News & Perspective

FDA approval for cemiplimab, the first treatment for advanced CSCC

1 year ago, OP Editor

Cutaneous Squamous Cell Carcinoma (CSCC) is the second most common skin cancer in the US, with an annual incidence of 700,000 cases.1,2 The US Food and Drug Administration (FDA) has recently approved cemiplimab for the treatment of locally advanced or metastatic CSCC in patients who are not candidates for curative surgery or curative radiotherapy.1 Cemiplimab is the sixth immunotherapy drug targeting the PD-L1/PD-1 pathway to be approved by the FDA, as well as the first treatment approved specifically for advanced CSCC.1

CSCC is a common form of skin cancer, second to basal-cell carcinoma in terms of incidence.2 In a large majority of patients, CSCC can be cured with surgical interventions.2 However, when the tumor spreads to deeper layers of the skin or adjacent tissues, the disease may reach an incurable state.3. Locally advanced or metastatic CSCC are life-threatening conditions that would no longer benefit from curative surgery or radiation.2 Prior to the approval of cemiplimab, there were no approved treatments for this subset of patients.

The FDA has recently approved cemiplimab for the treatment of locally advanced and metastatic CSCC, based on promising results in the clinical trials.1 “By following the science, we identified early on that advanced CSCC was a promising target for investigation [with cemiplimab],” said Dr. Israel Lowy, Vice President of Global Clinical Development and Head of Translational Science and Clinical Oncology, Regeneron Pharmaceuticals, Inc.3

The approval of cemiplimab is based on a combined analysis of two clinical trials: An open-label, multicenter, non-randomized phase 2 clinical trial (EMPOWER-CSCC-1, study 1540), and expansion cohorts from an open-label, multicenter, non-randomized phase 1 trial (study 1423).2,4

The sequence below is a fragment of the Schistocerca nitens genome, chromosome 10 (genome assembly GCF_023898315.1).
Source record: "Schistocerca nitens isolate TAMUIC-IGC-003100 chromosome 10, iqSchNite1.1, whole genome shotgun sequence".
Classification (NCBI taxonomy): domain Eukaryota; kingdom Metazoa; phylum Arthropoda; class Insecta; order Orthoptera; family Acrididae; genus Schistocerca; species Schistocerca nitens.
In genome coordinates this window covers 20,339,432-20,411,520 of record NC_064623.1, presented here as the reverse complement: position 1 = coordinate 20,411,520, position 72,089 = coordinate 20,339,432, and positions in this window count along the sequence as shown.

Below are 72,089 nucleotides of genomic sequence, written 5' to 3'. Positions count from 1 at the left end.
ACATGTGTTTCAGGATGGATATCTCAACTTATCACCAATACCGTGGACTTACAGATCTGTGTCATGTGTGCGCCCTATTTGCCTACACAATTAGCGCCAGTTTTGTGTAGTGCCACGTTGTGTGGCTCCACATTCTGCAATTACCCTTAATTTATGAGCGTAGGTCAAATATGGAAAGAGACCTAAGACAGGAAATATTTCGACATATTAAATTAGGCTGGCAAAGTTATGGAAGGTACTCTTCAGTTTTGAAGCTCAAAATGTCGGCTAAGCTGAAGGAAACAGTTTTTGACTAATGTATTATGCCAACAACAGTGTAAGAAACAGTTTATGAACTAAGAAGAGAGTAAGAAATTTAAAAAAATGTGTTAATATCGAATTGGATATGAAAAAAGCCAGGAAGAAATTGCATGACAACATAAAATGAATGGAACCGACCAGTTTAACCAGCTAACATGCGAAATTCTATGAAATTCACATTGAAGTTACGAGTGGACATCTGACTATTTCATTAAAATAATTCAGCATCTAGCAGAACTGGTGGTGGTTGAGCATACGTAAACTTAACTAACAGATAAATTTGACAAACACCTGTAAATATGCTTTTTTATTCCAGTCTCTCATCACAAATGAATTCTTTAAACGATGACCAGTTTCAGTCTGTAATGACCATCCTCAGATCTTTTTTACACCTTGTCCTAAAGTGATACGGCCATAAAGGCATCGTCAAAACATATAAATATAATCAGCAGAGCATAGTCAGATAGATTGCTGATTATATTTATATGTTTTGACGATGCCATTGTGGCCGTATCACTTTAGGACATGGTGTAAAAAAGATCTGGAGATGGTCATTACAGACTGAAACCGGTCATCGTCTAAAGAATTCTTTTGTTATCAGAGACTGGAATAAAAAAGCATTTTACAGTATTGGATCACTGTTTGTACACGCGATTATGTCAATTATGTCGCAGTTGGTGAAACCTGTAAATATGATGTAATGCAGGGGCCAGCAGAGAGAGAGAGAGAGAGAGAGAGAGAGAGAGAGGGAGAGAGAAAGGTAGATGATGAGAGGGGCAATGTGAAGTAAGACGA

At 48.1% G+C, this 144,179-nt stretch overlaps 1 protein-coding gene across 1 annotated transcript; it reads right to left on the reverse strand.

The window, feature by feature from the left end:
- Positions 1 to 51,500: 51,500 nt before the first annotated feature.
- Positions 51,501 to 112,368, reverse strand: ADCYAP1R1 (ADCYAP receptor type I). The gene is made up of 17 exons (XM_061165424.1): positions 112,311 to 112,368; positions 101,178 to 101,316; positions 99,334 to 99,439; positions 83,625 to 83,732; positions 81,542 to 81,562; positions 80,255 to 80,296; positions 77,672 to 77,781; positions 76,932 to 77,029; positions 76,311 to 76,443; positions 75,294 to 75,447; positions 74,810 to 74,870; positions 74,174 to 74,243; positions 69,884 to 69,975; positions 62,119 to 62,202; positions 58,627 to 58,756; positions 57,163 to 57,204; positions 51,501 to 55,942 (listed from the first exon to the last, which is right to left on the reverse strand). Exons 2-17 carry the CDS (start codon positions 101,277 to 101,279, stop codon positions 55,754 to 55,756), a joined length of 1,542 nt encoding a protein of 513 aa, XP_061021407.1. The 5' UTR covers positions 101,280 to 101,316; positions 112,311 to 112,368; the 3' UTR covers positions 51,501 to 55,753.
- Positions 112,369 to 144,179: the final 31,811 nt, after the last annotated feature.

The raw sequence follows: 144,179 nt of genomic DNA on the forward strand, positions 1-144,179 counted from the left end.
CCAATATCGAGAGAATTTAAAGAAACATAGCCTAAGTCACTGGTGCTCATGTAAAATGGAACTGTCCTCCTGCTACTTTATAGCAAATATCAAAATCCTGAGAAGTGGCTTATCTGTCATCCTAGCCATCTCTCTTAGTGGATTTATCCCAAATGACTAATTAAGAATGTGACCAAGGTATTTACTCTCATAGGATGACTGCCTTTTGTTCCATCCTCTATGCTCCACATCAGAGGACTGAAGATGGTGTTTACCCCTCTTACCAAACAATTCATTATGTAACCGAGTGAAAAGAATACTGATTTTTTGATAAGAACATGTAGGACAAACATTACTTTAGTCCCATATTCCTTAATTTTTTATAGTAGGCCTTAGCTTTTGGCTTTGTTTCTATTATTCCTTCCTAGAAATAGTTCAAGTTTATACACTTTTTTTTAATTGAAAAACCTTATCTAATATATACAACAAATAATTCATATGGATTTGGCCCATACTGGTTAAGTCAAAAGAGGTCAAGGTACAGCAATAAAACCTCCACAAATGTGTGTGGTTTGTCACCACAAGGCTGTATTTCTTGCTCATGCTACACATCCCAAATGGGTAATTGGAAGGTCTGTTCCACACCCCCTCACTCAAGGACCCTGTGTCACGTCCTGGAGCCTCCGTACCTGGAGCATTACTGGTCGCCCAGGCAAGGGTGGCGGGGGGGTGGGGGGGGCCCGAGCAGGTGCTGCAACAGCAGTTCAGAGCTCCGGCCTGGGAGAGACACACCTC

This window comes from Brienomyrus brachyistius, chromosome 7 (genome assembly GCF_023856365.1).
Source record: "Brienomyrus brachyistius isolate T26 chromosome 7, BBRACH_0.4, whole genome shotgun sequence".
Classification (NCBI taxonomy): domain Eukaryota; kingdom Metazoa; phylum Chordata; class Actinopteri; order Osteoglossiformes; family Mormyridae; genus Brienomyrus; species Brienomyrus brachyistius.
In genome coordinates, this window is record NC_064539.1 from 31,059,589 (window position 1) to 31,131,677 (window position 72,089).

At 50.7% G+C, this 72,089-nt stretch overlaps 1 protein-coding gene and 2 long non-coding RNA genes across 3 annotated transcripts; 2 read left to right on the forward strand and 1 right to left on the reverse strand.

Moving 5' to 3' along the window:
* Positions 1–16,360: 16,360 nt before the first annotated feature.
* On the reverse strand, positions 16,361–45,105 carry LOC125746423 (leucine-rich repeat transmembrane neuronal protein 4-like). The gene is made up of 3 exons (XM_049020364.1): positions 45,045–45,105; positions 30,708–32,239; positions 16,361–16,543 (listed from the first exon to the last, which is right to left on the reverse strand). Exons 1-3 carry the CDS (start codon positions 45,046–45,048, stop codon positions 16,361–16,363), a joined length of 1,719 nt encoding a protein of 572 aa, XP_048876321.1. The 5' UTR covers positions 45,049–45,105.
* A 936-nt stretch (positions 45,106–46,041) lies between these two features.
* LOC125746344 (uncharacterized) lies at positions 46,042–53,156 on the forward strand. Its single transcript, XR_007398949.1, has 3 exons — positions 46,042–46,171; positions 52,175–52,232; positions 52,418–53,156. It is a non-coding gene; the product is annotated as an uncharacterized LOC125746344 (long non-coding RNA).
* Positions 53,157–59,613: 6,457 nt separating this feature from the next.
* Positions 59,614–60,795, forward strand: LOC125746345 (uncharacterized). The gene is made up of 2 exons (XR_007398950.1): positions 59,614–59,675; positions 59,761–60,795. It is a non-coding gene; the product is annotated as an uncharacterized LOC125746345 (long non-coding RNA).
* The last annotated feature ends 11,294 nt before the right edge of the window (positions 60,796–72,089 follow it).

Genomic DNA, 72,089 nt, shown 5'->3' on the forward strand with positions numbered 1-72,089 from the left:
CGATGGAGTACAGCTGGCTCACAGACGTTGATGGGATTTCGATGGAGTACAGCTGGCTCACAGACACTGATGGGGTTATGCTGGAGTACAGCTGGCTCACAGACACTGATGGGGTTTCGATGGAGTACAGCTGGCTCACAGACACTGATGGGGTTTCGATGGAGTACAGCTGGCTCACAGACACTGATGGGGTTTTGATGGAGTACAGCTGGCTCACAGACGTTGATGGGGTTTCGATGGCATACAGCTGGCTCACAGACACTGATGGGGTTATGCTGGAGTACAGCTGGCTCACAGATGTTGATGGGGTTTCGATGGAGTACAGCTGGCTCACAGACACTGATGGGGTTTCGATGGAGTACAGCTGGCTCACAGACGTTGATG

A total of 108 patients were included in the final efficacy analysis, 75 with metastatic CSCC and 33 with locally advanced CSCC.1,4 These two studies represent the largest prospective data set in advanced CSCC. Patients were given intravenous cemiplimab (3mg per every kilogram of body weight) every 2 weeks and were assessed for a response every 8 weeks.2,4 The primary end-point of the study was confirmed objective response rate (ORR) as assessed by independent central review (ICR), as well as ICR-assessed duration of response.2,4

With 8.9 months as the median duration of follow up in the combined analysis, the ORR with cemiplimab was 47.2% (95% CI: 37.5%-57.1%).4 The complete response rate was 3.7% and the partial response rate was 43.5%.4

Safety was also inspected in all patients receiving treatment. The most common adverse reactions were fatigue, rash, and diarrhea.4 Serious adverse reactions that occurred in ≥2% patients were cellulitis, sepsis, pneumonia, pneumonitis, and urinary tract infection.5

“Today’s FDA decision is great news for patients with advanced CSCC, who previously had no approved treatment options. This is especially true because these patients are no longer candidates for curative surgery or radiation,” said Dr. Michael R. Migden, a researcher in CSCC clinical program and Professor in the Departments of Dermatology and Head and Neck Surgery at The University of Texas MD Anderson Cancer Centre, US.3


1. FDA approves first treatment for advanced form of the second most common skin cancer. U.S. Food & Drug Administration. 2018 (Accessed October 19, 2018, at

2. Midgen MR, Rischin D, Schmults CD, et al. PD-1 Blockade with Cemiplimab in Advanced Cutaneous Squamous-Cell Carcinoma. N Engl J Med. 2018; 379:341-351


4. LIBTAYO (cemiplimab-rwlc). US Prescribing Information. Sept 2018.

5. FDA Approves Libtayo (cemiplimab-rwlc) as First and Only Treatment for Advanced Cutaneous Squamous Cell Carcinoma. PR Newswire. 2018 (Accessed October 19, 2018, at


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